By Sam Weinman
The concept of seeking a "comp" at a golf resort isn't a new one. Free range balls, perhaps. Or if you've got the right connections, maybe even an entire round.
A Michigan man recently took that to an extreme when, according to police reports, he constructed an elaborate scheme in which he secured $16,146 in "goods, services and lodging" at the Nemacolin Woodlands Resort in outside of Pittsburgh in Farmington, Pa. According to a story in the Pittsburgh Tribune-Review, Jeffrey Paul Cochran of Scottsville, Mich., called Nemacolin and identified himself as Dan Renyolds, a doctor who was seeking to set up a stay for another doctor who was interviewing for a job at a local hospital. The story continues:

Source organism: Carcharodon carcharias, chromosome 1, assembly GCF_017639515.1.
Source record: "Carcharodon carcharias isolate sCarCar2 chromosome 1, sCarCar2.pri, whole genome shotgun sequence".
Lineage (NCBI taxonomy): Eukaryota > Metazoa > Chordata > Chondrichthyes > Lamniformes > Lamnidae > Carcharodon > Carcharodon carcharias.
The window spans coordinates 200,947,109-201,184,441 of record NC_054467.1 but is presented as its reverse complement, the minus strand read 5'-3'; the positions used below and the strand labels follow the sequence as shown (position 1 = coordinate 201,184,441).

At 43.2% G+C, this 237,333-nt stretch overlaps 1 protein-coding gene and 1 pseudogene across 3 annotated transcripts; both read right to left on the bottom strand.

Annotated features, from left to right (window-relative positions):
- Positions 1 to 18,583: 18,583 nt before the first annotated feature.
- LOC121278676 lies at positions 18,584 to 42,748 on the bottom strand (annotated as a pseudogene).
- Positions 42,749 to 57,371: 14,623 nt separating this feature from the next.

Cochran told Nemacolin the visiting doctor is a golf pro, and the resort made arrangements for him to stay at its Falling Rock hotel, police said. Renyolds was to pay for a house account the resort opened to accommodate the fictitious golf pro's expenses, according to the affidavit.
According to the story, Cochran stayed at the resort, which features rooms ranging from $509 to $709 a night, for 13 days, played multiple roundsand made a number of charges in the golf shop.
Pennsylvania state police charged Cochran with theft by deception and theft of services.
There is no Jeffrey Cochran in Michigan listed in the GHIN system, so we can't say whether or not he posted some suspect scores as well.